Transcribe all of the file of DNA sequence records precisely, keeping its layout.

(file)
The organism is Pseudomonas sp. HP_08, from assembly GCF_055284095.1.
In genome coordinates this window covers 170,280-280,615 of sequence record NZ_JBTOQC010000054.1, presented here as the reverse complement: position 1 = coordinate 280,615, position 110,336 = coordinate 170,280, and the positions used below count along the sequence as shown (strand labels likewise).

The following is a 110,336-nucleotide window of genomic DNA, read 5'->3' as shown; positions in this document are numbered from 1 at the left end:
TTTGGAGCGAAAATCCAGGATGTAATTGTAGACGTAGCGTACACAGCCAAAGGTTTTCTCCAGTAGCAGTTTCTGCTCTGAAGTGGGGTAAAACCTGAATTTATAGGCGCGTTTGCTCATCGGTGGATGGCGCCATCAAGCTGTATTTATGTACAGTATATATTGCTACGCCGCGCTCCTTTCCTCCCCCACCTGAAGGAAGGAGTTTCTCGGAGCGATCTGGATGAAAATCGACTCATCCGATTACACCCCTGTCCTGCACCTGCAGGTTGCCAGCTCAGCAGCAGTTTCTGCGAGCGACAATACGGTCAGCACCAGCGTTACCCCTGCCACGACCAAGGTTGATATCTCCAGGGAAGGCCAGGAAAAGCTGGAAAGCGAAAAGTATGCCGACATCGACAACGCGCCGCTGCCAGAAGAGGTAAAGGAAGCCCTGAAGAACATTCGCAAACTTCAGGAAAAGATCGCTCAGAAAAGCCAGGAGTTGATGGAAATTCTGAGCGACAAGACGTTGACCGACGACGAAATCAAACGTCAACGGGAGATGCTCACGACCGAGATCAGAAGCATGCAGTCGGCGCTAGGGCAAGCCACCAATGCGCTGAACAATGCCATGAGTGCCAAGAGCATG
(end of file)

The organism is Pseudomonas sp. HP_08, from assembly GCF_055284095.1.
In genome coordinates this window covers 170,280-280,615 of sequence record NZ_JBTOQC010000054.1, presented here as the reverse complement: position 1 = coordinate 280,615, position 110,336 = coordinate 170,280, and the positions used below count along the sequence as shown (strand labels likewise).

The following is a 110,336-nucleotide window of genomic DNA, read 5'->3' as shown; positions in this document are numbered from 1 at the left end:
TTTGGAGCGAAAATCCAGGATGTAATTGTAGACGTAGCGTACACAGCCAAAGGTTTTCTCCAGTAGCAGTTTCTGCTCTGAAGTGGGGTAAAACCTGAATTTATAGGCGCGTTTGCTCATCGGTGGATGGCGCCATCAAGCTGTATTTATGTACAGTATATATTGCTACGCCGCGCTCCTTTCCTCCCCCACCTGAAGGAAGGAGTTTCTCGGAGCGATCTGGATGAAAATCGACTCATCCGATTACACCCCTGTCCTGCACCTGCAGGTTGCCAGCTCAGCAGCAGTTTCTGCGAGCGACAATACGGTCAGCACCAGCGTTACCCCTGCCACGACCAAGGTTGATATCTCCAGGGAAGGCCAGGAAAAGCTGGAAAGCGAAAAGTATGCCGACATCGACAACGCGCCGCTGCCAGAAGAGGTAAAGGAAGCCCTGAAGAACATTCGCAAACTTCAGGAAAAGATCGCTCAGAAAAGCCAGGAGTTGATGGAAATTCTGAGCGACAAGACGTTGACCGACGACGAAATCAAACGTCAACGGGAGATGCTCACGACCGAGATCAGAAGCATGCAGTCGGCGCTAGGGCAAGCCACCAATGCGCTGAACAATGCCATGAGTGCCAAGAGCATG